Now my eyes are literally way bigger than my stomach. Once I got to the final stage where I could eat whatever I wanted, meat and dairy made me feel queasy for a while. It took a while to get used to that, but now six months later I can eat anything. But now I’ll have half a slice of pizza instead of a whole lot, and people that know me know I used to be like a human garbage disposal. I don’t drink much anymore, but if I do I’ll have half a drink, if I drink two drinks it’s like I had eight.
Has it had any influence on your friends or your wife and the way that they eat around you?
Paul Wall: I was the elephant in the room literally, but now I’m clowning making fun of everybody because I’m skinnier than all of them. I joke around like, “I’m not the fat one anymore, which one of you are the fat one?” and they’ll try to eat right and work out as well. We line up against the wall and see whose belly sticks out the farthest! I’m proud not to be the fat one anymore. I’m 29 now and I feel good going into my 30’s.
What kind of workout plan have you done since your surgery?
Paul Wall: Since the surgery I haven’t really worked out. Right after the surgery, since you aren’t eating as much meat and protein you don’t have as much energy. Now I’m back to a normal lifestyle, where before my eating patterns were just different.
What are some of the temptations you can say no to now?
Paul Wall: I love to eat, and being from Texas, the food is so good. Everything from Tex-Mex to the barbecue and Cajun food is so good and a drug in itself, being addicted to eating. When you have such good food around you, the temptation is there to eat and over-eat, now that I can’t over-eat even if I wanted to, it kind of controls it for me. I don’t really get hungry because the hormones don’t make me hungry, but after a couple of bites I’m full. It makes me not want to eat junk food. I want to eat something that’s going to taste good and be worth the two bites.
What are some words of advice that you would give to your peers about eating right and watching their weight?
Paul Wall: For some people it will work to just diet and exercise… it didn’t work for me. The surgery literally saved my life. In Hip Hop people are so concerned with their image, street credibility and fake bullsh*t like that. If you’re real, then you don’t need any of that. I think people are afraid to take their image and admit that they have something done like this, or that they need this. I needed it done, it saved my life and there’s no shame in that.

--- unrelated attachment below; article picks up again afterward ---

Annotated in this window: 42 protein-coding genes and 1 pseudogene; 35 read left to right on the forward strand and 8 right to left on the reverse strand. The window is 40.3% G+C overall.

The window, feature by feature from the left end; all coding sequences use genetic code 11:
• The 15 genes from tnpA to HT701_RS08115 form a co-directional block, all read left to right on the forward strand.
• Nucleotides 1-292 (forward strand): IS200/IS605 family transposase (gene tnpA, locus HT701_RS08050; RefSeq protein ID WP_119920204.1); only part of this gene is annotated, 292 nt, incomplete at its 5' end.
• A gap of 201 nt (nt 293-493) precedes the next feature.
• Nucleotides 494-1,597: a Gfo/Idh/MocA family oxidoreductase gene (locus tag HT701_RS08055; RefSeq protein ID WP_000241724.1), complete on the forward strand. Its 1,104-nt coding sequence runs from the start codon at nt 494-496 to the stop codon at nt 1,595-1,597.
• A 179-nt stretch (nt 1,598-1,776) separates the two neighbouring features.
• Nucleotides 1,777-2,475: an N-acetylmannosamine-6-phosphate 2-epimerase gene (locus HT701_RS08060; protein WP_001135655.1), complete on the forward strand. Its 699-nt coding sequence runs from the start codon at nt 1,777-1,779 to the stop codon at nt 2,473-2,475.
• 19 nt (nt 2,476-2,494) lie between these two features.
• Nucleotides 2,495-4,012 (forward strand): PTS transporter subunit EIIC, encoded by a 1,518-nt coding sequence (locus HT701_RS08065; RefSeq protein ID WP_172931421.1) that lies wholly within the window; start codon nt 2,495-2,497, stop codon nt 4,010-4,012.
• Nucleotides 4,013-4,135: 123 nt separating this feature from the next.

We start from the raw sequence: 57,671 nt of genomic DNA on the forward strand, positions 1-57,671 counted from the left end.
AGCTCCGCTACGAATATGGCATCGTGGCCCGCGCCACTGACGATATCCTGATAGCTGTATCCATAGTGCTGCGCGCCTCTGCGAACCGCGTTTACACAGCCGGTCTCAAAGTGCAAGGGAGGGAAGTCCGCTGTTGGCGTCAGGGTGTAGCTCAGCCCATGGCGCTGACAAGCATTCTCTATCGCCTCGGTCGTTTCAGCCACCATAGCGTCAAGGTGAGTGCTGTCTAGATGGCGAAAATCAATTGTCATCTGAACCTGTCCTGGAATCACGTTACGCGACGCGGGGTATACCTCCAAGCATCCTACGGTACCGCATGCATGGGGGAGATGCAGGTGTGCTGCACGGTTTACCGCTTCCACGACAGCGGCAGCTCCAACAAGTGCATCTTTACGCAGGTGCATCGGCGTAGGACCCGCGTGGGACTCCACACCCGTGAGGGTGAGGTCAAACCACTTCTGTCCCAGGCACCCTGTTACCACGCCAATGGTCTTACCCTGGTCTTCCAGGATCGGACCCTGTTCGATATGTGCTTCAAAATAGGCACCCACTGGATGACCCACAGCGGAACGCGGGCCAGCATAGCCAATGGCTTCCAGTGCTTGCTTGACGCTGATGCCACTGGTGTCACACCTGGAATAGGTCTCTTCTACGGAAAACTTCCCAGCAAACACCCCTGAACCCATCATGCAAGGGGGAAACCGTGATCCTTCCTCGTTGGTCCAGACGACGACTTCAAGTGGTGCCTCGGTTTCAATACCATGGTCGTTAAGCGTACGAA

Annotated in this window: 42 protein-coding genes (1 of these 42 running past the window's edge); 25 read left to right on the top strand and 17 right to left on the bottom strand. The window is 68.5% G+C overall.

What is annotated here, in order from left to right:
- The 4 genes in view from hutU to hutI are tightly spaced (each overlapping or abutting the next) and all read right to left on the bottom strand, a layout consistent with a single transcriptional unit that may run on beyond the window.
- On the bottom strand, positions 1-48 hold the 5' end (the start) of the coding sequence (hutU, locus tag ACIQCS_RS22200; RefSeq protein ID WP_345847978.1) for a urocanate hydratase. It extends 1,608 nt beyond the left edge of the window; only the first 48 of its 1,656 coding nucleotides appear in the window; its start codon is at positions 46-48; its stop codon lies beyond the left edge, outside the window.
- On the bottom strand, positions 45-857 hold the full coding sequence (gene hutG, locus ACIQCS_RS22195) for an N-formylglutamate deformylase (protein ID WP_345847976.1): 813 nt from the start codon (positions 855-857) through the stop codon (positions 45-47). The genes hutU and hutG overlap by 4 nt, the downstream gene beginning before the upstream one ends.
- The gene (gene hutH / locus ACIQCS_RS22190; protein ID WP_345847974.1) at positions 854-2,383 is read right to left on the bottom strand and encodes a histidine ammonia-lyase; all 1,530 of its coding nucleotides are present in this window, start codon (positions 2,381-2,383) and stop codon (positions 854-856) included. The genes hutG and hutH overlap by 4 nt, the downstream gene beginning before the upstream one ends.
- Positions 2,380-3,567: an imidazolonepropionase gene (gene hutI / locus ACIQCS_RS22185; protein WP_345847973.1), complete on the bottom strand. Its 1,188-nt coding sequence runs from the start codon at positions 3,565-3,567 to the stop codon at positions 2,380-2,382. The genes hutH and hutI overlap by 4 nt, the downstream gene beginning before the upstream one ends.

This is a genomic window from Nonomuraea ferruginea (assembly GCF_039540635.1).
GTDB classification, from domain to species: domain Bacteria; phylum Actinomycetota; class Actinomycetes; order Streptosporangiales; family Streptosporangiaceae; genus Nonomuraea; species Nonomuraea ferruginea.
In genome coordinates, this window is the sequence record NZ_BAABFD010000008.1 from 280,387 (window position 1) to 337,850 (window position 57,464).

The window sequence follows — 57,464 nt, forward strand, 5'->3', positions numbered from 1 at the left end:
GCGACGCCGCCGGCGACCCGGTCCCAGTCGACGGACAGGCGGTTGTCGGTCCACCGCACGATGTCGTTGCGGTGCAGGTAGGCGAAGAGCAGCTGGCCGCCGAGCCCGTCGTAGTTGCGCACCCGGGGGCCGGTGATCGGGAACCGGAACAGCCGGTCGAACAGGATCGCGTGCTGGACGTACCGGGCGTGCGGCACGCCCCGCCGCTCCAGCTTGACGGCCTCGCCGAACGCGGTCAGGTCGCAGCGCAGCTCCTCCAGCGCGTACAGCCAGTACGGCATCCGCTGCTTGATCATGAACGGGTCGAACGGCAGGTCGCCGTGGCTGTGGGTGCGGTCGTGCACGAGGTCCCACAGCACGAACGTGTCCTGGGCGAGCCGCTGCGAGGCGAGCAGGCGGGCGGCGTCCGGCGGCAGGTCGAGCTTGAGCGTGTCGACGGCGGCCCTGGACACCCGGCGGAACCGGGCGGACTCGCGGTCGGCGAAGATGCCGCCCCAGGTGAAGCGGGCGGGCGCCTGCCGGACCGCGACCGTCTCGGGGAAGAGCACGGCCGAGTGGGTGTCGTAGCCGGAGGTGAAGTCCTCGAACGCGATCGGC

Besides that, I wanted to look and feel good, and people are so afraid to admit that that they would avoid getting it. The worst thing is to lie about it if you do it. It’s one thing if you get a surgery to save your life and another thing if you get a nose job, and even I’m not one to judge anybody, but I think it’s a little different.
Part of the reason I got the surgery I did is [because]it’s not reversible. My stomach won’t expand, and I can’t get it changed over. Being addicted to sipping syrup for over 10 years, anytime I stopped it was to lose weight, and then I’d start again. The last time I stopped I realized it was my life I was playing with, the syrup wasn’t killing me but it enabled my food addiction. They went hand in hand, it was taking my life away one meal at a time.
Syrup in Hip Hop is a “cool” drug, people don’t look at it as an addiction, because it’s not like you’re smoking crack. People don’t go breaking into people’s houses and pawning TVs to sip syrup, but it’s a real drug addiction, especially in Houston. [I have been] a promoter of the drug in my music, I loved the way it made me feel and the way it tastes.
I struggled with it, but growing up in a household where my dad was addicted to heroin and alcohol, I’m more conscious of the drug addiction where a lot of people might deny it. The biggest motivation for me [to quit]is having two kids… when I saw myself turning into my dad, that was some really strong motivation for me.
What would you tell someone who may not have the surgery as an option?
The most important thing is you have to want to be healthy. Different things motivate different people. Part of it is looking and feeling good. Part of it is, health-wise, you have to find something that’s going to motivate you and surround yourself with people who want that for you. You have to do what’s best for you, and not what people around you think is cool.
It’s hard to be aware that the people around you may not want what’s best for you, but then you take the blindfold off, [you might see]that they really may not want what’s best for you… whether it was subconsciously, selfishly or whatever reason. I had so many people talking down on the surgery like it wasn’t cool, but if I had a heart attack and died, they would have said that I should have gotten it done.
Follow Paul Wall on Twitter @PaulWallBaby